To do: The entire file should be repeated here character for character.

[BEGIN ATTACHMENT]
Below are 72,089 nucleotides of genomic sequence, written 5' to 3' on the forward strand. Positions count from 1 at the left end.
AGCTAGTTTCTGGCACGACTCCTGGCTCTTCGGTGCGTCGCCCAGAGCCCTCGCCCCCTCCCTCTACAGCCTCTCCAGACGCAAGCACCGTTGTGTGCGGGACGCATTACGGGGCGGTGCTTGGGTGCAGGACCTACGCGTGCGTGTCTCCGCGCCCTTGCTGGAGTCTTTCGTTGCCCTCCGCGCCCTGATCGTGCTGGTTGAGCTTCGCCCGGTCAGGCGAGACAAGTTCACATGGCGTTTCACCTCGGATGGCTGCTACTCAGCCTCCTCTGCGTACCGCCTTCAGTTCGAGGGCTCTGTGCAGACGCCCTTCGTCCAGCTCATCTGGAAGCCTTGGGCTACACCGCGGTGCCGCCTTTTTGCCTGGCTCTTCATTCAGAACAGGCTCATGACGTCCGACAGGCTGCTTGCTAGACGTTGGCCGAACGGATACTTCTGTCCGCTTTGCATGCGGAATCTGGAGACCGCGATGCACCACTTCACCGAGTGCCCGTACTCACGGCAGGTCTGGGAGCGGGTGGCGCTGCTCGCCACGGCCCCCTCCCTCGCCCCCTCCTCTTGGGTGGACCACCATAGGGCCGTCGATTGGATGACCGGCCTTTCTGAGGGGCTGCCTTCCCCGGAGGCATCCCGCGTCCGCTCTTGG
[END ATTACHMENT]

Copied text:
Below are 72,089 nucleotides of genomic sequence, written 5' to 3' on the forward strand. Positions count from 1 at the left end.
AGCTAGTTTCTGGCACGACTCCTGGCTCTTCGGTGCGTCGCCCAGAGCCCTCGCCCCCTCCCTCTACAGCCTCTCCAGACGCAAGCACCGTTGTGTGCGGGACGCATTACGGGGCGGTGCTTGGGTGCAGGACCTACGCGTGCGTGTCTCCGCGCCCTTGCTGGAGTCTTTCGTTGCCCTCCGCGCCCTGATCGTGCTGGTTGAGCTTCGCCCGGTCAGGCGAGACAAGTTCACATGGCGTTTCACCTCGGATGGCTGCTACTCAGCCTCCTCTGCGTACCGCCTTCAGTTCGAGGGCTCTGTGCAGACGCCCTTCGTCCAGCTCATCTGGAAGCCTTGGGCTACACCGCGGTGCCGCCTTTTTGCCTGGCTCTTCATTCAGAACAGGCTCATGACGTCCGACAGGCTGCTTGCTAGACGTTGGCCGAACGGATACTTCTGTCCGCTTTGCATGCGGAATCTGGAGACCGCGATGCACCACTTCACCGAGTGCCCGTACTCACGGCAGGTCTGGGAGCGGGTGGCGCTGCTCGCCACGGCCCCCTCCCTCGCCCCCTCCTCTTGGGTGGACCACCATAGGGCCGTCGATTGGATGACCGGCCTTTCTGAGGGGCTGCCTTCCCCGGAGGCATCCCGCGTCCGCTCTTGG